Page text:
Story: Wine

Joe Babich in the barrel room of the Babich winery

Sauvignon blanc, with its grassy smell, put New Zealand wine in the international spotlight in the 1980s. Since then, wine exports have boomed, with pinot noir another big hit. But for many years, tough licensing laws and New Zealanders’ taste for fortified wines limited the wine industry.

Story by Bronwyn Dalley
Main image: Joe Babich in the barrel room of the Babich winery

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First wine

Missionary Samuel Marsden planted New Zealand’s first grapes at Kerikeri in 1819. In the 1830s, James Busby made wine from his vineyard at Waitangi.


Some migrants came from countries that traditionally made and drank wine.

  • French settlers planted vines at Akaroa.
  • The Catholic Marist brothers, from France, made wine for church rituals. In 1851 they set up Mission Estate vineyard, which still produced wine in 2020.
  • Lebanese migrant Assid Corban planted vineyards in 1902. His company, Corbans, became New Zealand’s largest winemaker.
  • Dalmatians (people from Croatia) set up a number of vineyards in West Auckland, some of which became major wine producers.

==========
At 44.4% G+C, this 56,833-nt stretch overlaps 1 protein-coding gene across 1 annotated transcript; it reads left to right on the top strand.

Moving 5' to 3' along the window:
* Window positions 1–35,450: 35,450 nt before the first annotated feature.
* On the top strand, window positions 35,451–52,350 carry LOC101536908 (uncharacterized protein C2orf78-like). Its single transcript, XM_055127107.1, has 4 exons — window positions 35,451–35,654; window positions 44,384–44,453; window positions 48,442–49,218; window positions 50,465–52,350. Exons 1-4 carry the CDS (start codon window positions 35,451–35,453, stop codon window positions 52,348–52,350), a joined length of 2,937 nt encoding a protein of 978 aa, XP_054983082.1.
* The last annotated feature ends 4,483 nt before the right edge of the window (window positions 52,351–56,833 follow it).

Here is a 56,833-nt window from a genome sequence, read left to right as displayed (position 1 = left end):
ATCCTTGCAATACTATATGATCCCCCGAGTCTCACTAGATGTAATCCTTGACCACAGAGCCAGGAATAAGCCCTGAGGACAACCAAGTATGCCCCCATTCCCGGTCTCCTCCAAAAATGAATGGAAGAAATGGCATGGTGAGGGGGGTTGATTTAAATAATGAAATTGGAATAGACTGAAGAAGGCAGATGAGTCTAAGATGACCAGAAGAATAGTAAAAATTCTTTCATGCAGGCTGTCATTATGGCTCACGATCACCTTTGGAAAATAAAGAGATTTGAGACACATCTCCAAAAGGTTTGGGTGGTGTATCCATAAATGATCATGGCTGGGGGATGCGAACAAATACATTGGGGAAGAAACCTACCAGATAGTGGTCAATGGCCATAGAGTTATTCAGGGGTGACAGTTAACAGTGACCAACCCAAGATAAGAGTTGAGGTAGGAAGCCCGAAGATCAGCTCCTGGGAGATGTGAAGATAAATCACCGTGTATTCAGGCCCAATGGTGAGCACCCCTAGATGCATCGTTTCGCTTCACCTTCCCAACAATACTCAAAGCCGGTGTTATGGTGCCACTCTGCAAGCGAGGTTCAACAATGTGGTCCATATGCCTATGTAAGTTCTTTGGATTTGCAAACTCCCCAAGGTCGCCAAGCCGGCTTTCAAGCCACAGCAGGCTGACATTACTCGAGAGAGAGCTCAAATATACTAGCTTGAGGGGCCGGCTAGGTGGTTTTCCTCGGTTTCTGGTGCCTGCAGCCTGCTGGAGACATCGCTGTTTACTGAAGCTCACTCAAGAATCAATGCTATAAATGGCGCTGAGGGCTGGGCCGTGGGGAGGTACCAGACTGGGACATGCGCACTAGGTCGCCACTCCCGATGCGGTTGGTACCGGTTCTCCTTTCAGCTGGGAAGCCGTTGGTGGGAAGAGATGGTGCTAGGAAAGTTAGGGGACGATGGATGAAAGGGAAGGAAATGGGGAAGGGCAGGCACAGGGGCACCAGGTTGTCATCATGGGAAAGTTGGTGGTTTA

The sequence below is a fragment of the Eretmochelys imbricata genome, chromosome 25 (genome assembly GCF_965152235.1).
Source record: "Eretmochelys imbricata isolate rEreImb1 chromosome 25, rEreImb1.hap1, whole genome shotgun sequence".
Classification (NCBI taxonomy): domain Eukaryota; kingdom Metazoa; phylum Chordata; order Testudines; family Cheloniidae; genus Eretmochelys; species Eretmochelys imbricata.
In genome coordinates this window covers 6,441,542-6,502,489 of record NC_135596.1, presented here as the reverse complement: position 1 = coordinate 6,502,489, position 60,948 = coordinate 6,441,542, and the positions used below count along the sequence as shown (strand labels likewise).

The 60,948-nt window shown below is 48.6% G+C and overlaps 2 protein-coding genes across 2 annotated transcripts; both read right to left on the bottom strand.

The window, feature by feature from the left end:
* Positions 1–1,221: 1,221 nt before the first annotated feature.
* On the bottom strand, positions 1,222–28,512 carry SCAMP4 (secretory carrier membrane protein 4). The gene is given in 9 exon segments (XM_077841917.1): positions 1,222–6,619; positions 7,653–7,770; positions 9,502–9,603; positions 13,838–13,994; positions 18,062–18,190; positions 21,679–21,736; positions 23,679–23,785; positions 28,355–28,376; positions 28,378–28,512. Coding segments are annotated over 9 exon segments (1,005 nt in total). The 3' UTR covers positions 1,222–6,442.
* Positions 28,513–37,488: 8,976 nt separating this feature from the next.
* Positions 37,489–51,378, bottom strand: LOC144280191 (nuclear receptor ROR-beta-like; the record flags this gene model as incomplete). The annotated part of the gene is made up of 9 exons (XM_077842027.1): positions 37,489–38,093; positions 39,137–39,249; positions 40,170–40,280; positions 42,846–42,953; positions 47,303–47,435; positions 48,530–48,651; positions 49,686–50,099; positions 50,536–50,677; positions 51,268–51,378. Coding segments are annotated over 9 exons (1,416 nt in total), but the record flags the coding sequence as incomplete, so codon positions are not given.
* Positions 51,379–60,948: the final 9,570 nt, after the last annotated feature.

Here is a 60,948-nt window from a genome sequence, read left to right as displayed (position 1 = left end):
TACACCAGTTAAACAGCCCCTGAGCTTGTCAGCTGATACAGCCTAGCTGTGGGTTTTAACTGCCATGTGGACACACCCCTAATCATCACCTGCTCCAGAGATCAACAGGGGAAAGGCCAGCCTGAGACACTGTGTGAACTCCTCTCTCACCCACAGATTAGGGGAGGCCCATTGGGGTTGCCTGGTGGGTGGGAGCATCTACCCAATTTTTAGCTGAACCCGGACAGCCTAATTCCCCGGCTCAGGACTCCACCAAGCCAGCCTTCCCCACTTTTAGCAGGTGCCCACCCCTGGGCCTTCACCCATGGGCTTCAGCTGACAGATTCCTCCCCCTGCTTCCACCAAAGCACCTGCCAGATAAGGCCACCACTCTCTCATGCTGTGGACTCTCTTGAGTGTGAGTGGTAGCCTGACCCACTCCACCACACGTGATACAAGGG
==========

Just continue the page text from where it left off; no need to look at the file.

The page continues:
• Spaniards and Germans also made wine.

Government support

From 1897, the government planted grapes and made wine on its experimental farm in the Waikato. Wine expert Romeo Bragato became the government viticulturalist (grape-growing scientist).

Controls on alcohol

The temperance movement pushed for stronger laws against alcohol. From 1908, alcohol sales were banned completely in some areas. Wine could not be sold in restaurants from 1917.


Later, laws were less restrictive, and more New Zealanders drank wine. More vineyards were planted from the 1960s, and wine exports began. Today, large amounts of wine are exported, and New Zealanders enjoy visiting wineries and going to wine festivals.

Wine styles

Over time, styles changed from fortified wines like sherry and port, to table wines – first made from Müller-Thurgau and cabernet sauvignon grapes. In the 1980s, sauvignon blanc wines won prizes in international wine shows. New Zealand pinot noir and chardonnay wines are also very good.

Wine regions

Most vineyards were around Auckland until the 1960s, when Gisborne and Hawke’s Bay also became wine-growing areas. Later, vineyards were planted in Marlborough (where most New Zealand vineyards are today), Wairarapa, and Central Otago – the world’s southernmost wine-growing region. The wine industry has expanded, and many areas that were once farmland now grow grapes.

How to cite this page:

Bronwyn Dalley, 'Wine', Te Ara - the Encyclopedia of New Zealand, (accessed 16 June 2024)

Story by Bronwyn Dalley, published 24 November 2008